A story following Archer, a man tortured by his roots. With a strong survival instinct, he has made himself a key player in the business of conflict diamonds. Political unrest is rampant in Sierra Leone as people fight tooth for tooth. Upon meeting Solomon, and the beautiful Maddy, Archer's life changes forever as he is given a chance to make peace with the war around him.Written by
DiCaprio carries a non-custom Emerson CQC-7 folding knife with Black T finish. The knife appears worn, indicating he has likely had it a while. Emerson knives are popular throughout the world. See more »
Maddy uses a Leica 35mm M6 rangefinder camera with a Leica Summicron 35mm f/2 lens. When she shoots, the soundtrack clearly uses a Single Lens Reflex (SLR) noise. The distinctive sound is because a mirror is tripped when an SLR takes a picture. The Leica M6 has a cloth shutter and makes a very different and quieter noise. See more »
When da Dawgs Come Out to Play
Written by Edward Zwick (as Ed Zwick) and George Acogny
Produced by George Acogny
Performed by Bai Burea featuring Masta Kent and Bullet Rhymes
Bai Burea, Masta Kent and Bullet Rhymes appear courtesy of Studio J Music See more »
What does it take to turn someone into a killer? The answer is different for each character involved in this movie. For some it is survival. For others it is the hope of escape from a life of hell. For some it is family. For others it is greed. Caught in the middle of it all are the children who have such little desire to kill for any reason that they must be brainwashed into becoming the instruments of their masters who claim to offer freedom.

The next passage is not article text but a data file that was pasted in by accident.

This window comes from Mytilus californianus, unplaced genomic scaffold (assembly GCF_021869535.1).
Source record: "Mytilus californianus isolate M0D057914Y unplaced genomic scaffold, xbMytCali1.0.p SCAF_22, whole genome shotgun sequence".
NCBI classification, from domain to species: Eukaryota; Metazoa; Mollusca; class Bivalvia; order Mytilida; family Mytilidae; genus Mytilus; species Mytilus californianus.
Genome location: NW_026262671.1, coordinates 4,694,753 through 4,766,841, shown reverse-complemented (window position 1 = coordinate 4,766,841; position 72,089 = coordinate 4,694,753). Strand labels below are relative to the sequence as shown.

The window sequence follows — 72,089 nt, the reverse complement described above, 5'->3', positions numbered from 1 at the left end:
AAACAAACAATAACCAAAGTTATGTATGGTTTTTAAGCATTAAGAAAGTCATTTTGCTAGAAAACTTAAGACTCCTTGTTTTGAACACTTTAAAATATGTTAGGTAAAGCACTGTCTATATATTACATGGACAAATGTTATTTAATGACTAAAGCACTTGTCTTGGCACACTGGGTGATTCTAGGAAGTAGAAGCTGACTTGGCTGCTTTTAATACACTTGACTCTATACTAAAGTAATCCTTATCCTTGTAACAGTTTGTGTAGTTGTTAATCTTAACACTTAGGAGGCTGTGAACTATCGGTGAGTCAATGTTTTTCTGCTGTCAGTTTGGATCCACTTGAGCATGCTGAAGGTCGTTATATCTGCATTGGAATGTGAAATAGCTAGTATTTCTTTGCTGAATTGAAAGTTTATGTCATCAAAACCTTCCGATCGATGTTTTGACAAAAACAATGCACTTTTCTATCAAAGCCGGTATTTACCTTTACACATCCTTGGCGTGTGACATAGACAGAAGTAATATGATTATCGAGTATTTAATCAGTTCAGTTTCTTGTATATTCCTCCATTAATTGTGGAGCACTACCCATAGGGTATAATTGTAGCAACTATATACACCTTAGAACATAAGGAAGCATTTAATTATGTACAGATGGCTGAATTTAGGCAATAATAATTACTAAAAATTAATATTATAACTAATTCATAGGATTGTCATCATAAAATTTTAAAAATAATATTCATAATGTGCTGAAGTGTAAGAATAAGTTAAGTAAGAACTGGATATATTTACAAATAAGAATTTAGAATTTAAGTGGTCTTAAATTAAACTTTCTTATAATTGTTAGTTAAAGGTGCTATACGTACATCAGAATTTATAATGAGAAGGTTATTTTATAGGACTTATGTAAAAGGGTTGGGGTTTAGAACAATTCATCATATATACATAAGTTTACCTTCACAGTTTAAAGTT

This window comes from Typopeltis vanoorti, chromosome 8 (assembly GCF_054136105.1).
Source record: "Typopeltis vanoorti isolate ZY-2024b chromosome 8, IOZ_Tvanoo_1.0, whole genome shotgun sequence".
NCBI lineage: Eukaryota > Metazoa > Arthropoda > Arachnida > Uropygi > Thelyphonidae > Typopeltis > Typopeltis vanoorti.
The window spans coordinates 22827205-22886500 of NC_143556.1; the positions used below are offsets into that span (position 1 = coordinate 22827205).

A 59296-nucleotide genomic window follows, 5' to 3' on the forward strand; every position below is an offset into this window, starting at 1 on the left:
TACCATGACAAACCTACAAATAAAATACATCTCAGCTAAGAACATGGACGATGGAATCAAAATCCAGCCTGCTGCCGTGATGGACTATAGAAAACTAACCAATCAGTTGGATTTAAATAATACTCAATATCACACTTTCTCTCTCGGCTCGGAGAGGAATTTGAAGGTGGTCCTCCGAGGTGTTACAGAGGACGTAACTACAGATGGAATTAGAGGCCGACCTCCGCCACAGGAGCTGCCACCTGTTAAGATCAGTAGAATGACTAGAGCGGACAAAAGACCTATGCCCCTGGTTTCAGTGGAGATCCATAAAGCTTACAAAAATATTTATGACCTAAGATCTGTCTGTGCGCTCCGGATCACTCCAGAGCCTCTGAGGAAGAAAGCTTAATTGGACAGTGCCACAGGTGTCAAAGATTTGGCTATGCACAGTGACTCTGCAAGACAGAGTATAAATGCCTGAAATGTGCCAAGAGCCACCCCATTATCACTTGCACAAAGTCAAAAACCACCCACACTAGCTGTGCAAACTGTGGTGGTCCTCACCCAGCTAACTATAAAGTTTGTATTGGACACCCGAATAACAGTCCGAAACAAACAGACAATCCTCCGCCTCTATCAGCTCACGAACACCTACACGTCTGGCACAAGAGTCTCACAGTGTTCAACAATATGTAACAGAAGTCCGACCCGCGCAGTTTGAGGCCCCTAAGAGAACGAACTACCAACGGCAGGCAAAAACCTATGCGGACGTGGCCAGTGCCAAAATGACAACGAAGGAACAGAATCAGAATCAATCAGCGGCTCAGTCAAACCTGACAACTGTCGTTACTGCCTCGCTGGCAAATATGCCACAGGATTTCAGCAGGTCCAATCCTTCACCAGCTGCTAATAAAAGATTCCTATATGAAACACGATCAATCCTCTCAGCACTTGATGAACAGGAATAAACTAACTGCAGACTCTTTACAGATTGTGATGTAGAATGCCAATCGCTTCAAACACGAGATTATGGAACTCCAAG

Every few years an action movie comes along that has amazing depth. Terminator 2 and The Matrix are such movies, and so is Blood Diamond. It is full of characterizations we've seen before, but it's the interaction that raises this film above the masses. Each character has an agenda that forces him or her to distrust everyone else. The paths that some relationships take to develop trust are believable, while others are equally believable in remaining eternally antagonistic. And through it all is the realization that while some characters may change their methodology and morals, none ever change their dreams. Each character fights for the goal to the bitter end. Such is human nature, and such is the conflict of Blood Diamond, the conflict of Africa. In the end, we are left to wonder if peace can ever be attained in such a world. And somehow we are left believing that maybe it can.
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